How getting fleeced on a trip helped calm our nerves for life

Sean Shadmand
Apr 22 · 3 min read

For the first few months of our 1-year trip around the world, we experienced an insane amount of cons. Every day, at least one experience involved us gettting overcharged for something. Each of those experiences added to our stress level and put us more and more on guard from getting fleeced. That atttude had a negative impact on our trip, not only in our ability to enjoy ourselves, but in how we imposed our skeptical attitudes onto some innocent citzines that were on the up and up.

We hit the end of our rope in a small market in Madrid. I bought a bottle of water for 1 euro, gave the cashier 5, and walked out the door with 2. I realized the “mistake” as I walked out the Store. I walked back in, and, in a tired and beaten down way said, “Hey man, I gave you 5, the water was 1. What’s the deal?” Without a word, the man placed 2 euros on the counter, as if he knew what was coming the moment I walked back in the shop. I didn’t make a fuss, took the 2 euros, and left.

It was that moment that I realized the energy and stress of not getting jipped was incurring a higher cost, one that took away from our overall experience on the trip. The principles we were protecting saved cash, but cost us time and stress. Recognizing this, my wife and I made a pact.

From then on, we would assume that between $5 and $15 a day would go toward small grifts and overcharges we called “Travelers Tax”. Almost immediately after coming to terms with this reality, our stress was lifted, with our expectations reset. We continued to get grifted (which is messed up) but we moved on and enjoyed our adventure. I will never forget how that single decision changed our vacation experience for the better in a dramatic way. We went from feeling cheated, to feeling philanthropic. We went from being on guard, to living carefree. That “tax” paid dividends on our trip ten fold. Is it right what those cheats did? No. Was our trip the time to fight it? Also, no.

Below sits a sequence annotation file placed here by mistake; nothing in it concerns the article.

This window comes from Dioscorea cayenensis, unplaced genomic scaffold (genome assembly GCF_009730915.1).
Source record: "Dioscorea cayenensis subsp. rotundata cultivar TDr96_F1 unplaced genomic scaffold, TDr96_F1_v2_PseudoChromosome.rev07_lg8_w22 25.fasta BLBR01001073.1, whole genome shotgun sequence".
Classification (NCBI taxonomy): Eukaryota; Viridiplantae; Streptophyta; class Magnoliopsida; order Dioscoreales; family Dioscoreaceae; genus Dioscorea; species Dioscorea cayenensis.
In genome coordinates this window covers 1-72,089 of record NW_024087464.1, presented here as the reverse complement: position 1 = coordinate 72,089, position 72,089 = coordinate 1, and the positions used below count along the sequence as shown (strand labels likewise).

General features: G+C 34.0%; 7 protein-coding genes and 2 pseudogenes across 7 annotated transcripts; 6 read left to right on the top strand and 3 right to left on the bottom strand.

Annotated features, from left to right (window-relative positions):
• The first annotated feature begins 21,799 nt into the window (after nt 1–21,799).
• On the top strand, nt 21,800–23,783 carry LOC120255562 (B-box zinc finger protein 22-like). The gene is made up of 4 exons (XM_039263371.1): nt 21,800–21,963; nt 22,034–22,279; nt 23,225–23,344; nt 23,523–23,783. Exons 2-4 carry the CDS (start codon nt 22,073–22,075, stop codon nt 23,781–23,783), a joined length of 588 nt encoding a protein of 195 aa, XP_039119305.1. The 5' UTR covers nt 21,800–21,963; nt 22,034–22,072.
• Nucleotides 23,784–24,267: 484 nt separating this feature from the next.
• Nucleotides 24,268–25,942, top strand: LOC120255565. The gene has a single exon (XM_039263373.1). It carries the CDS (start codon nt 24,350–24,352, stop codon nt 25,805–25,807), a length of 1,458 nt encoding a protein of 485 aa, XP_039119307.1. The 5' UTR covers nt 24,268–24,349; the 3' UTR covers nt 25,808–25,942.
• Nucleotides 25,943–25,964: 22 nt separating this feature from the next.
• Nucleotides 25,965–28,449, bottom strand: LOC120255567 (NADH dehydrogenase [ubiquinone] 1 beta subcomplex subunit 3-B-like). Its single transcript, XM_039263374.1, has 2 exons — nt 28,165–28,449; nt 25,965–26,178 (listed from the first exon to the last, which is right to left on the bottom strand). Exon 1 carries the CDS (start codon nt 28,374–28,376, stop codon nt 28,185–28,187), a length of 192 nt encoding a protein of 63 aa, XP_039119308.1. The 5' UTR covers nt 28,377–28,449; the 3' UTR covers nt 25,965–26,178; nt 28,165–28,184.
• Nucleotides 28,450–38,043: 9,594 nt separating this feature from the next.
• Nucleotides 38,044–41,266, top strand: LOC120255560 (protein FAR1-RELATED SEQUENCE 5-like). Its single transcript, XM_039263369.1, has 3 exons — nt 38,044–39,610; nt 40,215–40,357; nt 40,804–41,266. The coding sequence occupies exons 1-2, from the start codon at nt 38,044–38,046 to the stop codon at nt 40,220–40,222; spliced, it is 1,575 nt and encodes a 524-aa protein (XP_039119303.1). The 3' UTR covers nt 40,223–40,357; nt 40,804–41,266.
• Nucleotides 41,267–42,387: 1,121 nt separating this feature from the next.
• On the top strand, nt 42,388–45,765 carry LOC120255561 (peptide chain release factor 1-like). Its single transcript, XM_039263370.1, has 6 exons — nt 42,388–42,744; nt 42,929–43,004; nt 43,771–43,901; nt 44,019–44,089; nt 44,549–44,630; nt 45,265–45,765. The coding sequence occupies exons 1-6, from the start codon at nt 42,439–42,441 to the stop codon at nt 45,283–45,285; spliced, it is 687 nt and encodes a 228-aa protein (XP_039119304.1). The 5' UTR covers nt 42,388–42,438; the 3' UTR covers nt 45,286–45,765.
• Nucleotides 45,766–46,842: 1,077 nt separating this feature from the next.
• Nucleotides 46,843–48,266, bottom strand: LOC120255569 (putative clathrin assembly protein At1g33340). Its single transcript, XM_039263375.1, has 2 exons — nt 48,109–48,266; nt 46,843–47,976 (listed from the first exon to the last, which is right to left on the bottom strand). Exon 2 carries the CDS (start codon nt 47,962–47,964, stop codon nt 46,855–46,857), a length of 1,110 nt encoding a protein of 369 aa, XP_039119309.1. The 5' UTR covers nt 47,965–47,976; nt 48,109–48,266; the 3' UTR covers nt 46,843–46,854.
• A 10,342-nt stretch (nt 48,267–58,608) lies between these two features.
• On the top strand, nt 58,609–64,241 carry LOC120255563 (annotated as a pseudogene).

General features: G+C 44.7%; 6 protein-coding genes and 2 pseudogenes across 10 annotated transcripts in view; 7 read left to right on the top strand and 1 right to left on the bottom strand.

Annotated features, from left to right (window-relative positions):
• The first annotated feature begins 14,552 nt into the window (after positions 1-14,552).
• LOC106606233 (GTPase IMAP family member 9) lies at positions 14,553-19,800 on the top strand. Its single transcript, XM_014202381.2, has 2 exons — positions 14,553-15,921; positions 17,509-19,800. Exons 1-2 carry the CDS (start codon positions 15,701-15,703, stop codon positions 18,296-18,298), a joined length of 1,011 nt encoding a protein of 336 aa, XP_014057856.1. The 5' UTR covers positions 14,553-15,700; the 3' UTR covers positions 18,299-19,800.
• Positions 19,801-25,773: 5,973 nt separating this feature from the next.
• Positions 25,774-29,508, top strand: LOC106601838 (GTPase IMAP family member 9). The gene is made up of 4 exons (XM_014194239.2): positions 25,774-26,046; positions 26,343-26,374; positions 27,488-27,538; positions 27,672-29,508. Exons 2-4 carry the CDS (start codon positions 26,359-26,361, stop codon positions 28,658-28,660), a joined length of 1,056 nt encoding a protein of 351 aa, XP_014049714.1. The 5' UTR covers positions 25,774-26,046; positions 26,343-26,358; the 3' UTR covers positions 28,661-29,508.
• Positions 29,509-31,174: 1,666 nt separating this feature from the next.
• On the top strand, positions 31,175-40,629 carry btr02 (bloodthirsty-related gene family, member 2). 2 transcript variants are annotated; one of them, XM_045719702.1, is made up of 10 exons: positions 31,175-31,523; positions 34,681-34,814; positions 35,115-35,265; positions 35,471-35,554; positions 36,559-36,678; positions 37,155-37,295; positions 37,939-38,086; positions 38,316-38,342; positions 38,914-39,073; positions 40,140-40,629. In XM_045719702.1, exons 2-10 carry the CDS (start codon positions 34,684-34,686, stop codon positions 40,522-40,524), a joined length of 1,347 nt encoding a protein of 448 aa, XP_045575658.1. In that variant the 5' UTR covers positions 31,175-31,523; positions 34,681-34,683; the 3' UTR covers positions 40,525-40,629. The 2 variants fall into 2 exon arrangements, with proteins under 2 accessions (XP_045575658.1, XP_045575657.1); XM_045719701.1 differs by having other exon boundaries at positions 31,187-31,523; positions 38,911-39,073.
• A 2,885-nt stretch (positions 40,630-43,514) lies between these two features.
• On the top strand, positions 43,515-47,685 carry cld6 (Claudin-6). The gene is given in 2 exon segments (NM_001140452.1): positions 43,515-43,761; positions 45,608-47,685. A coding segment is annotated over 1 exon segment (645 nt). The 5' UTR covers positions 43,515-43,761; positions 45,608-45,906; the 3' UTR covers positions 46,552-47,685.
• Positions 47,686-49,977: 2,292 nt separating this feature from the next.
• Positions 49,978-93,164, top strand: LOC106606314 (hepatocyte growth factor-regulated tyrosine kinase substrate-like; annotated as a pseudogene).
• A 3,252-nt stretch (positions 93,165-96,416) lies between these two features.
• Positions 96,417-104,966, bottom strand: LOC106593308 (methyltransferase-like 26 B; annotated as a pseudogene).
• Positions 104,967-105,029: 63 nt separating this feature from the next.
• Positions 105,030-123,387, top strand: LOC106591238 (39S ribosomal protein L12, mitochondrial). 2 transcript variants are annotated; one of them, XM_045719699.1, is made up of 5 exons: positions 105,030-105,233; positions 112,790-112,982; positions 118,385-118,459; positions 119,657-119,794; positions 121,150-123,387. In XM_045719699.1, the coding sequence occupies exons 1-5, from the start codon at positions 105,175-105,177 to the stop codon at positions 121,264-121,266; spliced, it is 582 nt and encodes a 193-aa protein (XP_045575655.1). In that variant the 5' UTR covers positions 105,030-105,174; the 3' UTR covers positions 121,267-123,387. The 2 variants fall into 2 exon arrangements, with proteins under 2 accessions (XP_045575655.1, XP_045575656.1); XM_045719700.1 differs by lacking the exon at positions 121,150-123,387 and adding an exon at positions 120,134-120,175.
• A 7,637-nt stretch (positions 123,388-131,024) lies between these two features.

I have since taken that Travel Tax lesson with me. There are many things that indeed happen TO you, but you can choose to not let them AFFECT you in negative ways. The issues don’t disappear, they just have less power over your life plans. There are certain obstacles that may add stress to your life, but when you step back, you may realize that the overall impact of that consequence is insignificant; you may find better places to exert that energy. It is a question of recognizing and setting a consistent level of expectations, not avoiding potential hazards, and dealing with all of them real-time.

Sean Shadmand

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